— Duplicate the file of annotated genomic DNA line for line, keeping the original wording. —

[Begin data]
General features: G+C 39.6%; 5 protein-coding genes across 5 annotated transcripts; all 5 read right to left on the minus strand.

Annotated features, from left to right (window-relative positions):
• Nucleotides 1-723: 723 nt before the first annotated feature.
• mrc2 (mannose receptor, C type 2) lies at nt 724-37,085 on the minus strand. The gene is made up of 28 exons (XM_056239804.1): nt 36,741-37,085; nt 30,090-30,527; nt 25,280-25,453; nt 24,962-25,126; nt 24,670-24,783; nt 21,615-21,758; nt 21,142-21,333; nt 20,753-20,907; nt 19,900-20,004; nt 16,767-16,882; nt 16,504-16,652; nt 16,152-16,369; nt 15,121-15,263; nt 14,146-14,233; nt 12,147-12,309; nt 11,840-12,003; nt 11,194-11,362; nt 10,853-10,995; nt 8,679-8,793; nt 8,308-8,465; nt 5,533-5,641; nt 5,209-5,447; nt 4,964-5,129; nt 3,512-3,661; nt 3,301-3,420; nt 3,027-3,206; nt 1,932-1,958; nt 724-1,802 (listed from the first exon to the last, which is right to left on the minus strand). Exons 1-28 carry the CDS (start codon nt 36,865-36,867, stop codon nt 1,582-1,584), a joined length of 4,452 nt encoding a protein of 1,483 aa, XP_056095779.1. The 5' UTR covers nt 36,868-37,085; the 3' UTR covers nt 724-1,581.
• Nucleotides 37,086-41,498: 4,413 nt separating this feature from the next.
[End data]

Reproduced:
General features: G+C 39.6%; 5 protein-coding genes across 5 annotated transcripts; all 5 read right to left on the minus strand.

Annotated features, from left to right (window-relative positions):
• Nucleotides 1-723: 723 nt before the first annotated feature.
• mrc2 (mannose receptor, C type 2) lies at nt 724-37,085 on the minus strand. The gene is made up of 28 exons (XM_056239804.1): nt 36,741-37,085; nt 30,090-30,527; nt 25,280-25,453; nt 24,962-25,126; nt 24,670-24,783; nt 21,615-21,758; nt 21,142-21,333; nt 20,753-20,907; nt 19,900-20,004; nt 16,767-16,882; nt 16,504-16,652; nt 16,152-16,369; nt 15,121-15,263; nt 14,146-14,233; nt 12,147-12,309; nt 11,840-12,003; nt 11,194-11,362; nt 10,853-10,995; nt 8,679-8,793; nt 8,308-8,465; nt 5,533-5,641; nt 5,209-5,447; nt 4,964-5,129; nt 3,512-3,661; nt 3,301-3,420; nt 3,027-3,206; nt 1,932-1,958; nt 724-1,802 (listed from the first exon to the last, which is right to left on the minus strand). Exons 1-28 carry the CDS (start codon nt 36,865-36,867, stop codon nt 1,582-1,584), a joined length of 4,452 nt encoding a protein of 1,483 aa, XP_056095779.1. The 5' UTR covers nt 36,868-37,085; the 3' UTR covers nt 724-1,581.
• Nucleotides 37,086-41,498: 4,413 nt separating this feature from the next.